Defense of emergent effects in astrology research: Rebuttal of Dean and Kelly (2023)

Cite this article as: McRitchie, K. (2023). Defense of emergent effects in astrology research: Rebuttal of Dean and Kelly (2023). Journal of Scientific Exploration, 37(3), 576-579. DOI 10.31275/20233121 [Download PDF]

For the benefit of the larger community, and especially for those who might want to do their own research, my essay (McRitchie, 2022) introduces a more formal approach to focused single-factor and multifactor experiments regarding their design criteria and limitations. Then I describe a third test design, whole-chart experimentation, that has languished on the sidelines for more than a decade but has been revived and automated to become highly objective (Godbout, 2020).

Additionally, recent research has made improved use of effect size metrics and meta-analysis (Currey, 2022) that make better sense of the big picture.[1] This leads to discussion on the explanatory concepts of emergent effects. I wrote the article to deter critical negligence and scientific misconduct; to reduce the number of ill-conceived and improperly analyzed studies that reach publication.

While Dean and Kelly (2023) carefully ignore nearly all the substance I presented, they exercise a very old rhetoric of claims that dates back over a thousand years. Their apparent intent is to impugn the whole of astrology and avoid the current findings and topics as not worth discussing. I have argued against their claims before (McRitchie, 2016) but let us consider what they offer now. 

Emergent effects claim

As astrology deals with complex but measurable processes, I argue that the best way to think about these processes is to consider emergent effects (strengths of emergent properties). In disagreement, Dean and Kelly argue that emergent properties do not apply to astrology as it would require a “compelling theoretical rationale” that is “different from those found in philosophy and science.”

Yet, the rationale is not different. Emergent effects models, such as the decision trees currently used in whole-chart modelling, are directly applicable to astrology as they simulate the mental combinatorial processing that astrologers use in their consultations. This is indeed perfectly consistent with “the actual practice of astrologers” that Dean and Kelly state they accept.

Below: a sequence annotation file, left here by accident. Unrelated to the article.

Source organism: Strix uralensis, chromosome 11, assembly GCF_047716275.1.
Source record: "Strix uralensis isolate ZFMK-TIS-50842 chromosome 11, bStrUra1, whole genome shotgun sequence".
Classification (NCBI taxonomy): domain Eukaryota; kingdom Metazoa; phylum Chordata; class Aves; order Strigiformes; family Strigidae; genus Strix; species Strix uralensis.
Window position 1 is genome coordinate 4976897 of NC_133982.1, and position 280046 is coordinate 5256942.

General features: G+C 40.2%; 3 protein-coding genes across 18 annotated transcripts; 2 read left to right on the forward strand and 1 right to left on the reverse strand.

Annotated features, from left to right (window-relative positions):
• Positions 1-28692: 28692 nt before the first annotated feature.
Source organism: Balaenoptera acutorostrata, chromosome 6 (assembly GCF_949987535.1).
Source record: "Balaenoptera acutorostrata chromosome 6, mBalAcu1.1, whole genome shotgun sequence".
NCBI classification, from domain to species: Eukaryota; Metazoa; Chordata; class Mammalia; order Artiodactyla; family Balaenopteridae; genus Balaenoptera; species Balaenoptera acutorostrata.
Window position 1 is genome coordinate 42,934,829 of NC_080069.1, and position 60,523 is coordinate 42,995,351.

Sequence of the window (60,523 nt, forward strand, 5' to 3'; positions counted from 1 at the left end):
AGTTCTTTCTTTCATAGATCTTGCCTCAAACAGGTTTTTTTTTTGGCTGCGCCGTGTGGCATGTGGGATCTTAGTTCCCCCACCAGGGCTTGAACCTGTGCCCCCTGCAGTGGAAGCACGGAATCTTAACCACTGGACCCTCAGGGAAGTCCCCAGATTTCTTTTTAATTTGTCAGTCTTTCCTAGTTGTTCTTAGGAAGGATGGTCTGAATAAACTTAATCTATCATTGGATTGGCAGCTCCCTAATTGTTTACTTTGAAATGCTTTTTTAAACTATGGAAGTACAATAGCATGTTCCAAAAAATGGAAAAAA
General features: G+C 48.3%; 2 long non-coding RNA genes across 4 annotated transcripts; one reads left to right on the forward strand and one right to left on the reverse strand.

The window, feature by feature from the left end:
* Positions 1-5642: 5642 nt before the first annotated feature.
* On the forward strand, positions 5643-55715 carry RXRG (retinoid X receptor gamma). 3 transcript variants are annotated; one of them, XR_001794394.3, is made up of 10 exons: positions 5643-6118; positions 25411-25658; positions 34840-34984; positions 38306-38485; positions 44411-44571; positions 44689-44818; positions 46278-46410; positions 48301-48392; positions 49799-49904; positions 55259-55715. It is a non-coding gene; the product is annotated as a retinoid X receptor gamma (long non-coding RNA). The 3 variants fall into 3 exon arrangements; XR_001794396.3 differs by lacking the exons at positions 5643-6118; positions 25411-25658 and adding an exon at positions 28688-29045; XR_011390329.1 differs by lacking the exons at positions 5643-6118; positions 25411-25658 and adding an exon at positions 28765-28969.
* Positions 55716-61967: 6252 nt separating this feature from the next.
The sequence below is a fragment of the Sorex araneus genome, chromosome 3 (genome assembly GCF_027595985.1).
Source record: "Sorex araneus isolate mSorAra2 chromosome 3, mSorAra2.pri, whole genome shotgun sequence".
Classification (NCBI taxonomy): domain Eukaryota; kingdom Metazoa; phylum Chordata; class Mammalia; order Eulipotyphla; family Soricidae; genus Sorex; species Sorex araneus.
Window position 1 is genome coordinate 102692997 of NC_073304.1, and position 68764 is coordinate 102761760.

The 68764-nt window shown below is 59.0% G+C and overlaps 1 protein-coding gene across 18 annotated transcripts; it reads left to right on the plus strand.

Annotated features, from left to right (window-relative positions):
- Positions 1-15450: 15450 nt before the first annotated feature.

The best way to study any kind of effect is through experimentation that would either support or falsify a conjecture of outcome. Doing this, the research program is finding formidable, experimentally replicated results. Contrary to what many critics try to suggest, astrology research does not depend on traditionally understood physical causes and mechanisms for its effects. As I explain in the essay, it is the effective information that emerges according to theory that is significant. When models of effective information are applied to the data, it is hard to argue with the facts.

The leading example is an inherently objective automated chart-matching study by researcher Vincent Godbout (2020) that uses a semantic proximity model to evaluate emergent effects. Dean and Kelly do not criticize or even mention it. The machine far outstrips its human counterparts in combination semantics (meanings), resulting in both high effect sizes (r = .42 to .63) and extremely low probabilities against chance (p = 1.7 x 10-4 to 3.9 x 10-8). Godbout’s study (and others that I list) challenge Dean and Kelly’s claims with strong new evidence. Yet they remain silent on all positive results.

Origins claim

Dean and Kelly argue that my conclusions are wrong or at least “premature” because astrology has its origins in the “ancient imaginings” of Greek mythology. Besides ignoring all the astrological observations and discourse recorded on clay tablets from Mesopotamia that predate Hellenistic Greece, attacking a claim’s origins is a spurious argument. It is a genetic fallacy that the editors and reviewers of academic publications reject because it does not demonstrate whether the claim itself is false. It is well acknowledged by historians of science that modern theories emerged out of not-scientific imaginings.

As an extension of their origins claim, Dean and Kelly cite an unpublished paper by Kelly and Saklofsky (2023, pp. 1-2) to make a murky issue out of “symbolic systems” and suggest that the very old symbols of astrology can mean anything, which they do not. Symbolism is not a practice peculiar to astrological connections, relationships, and meanings, nor are they confined to the ancient past.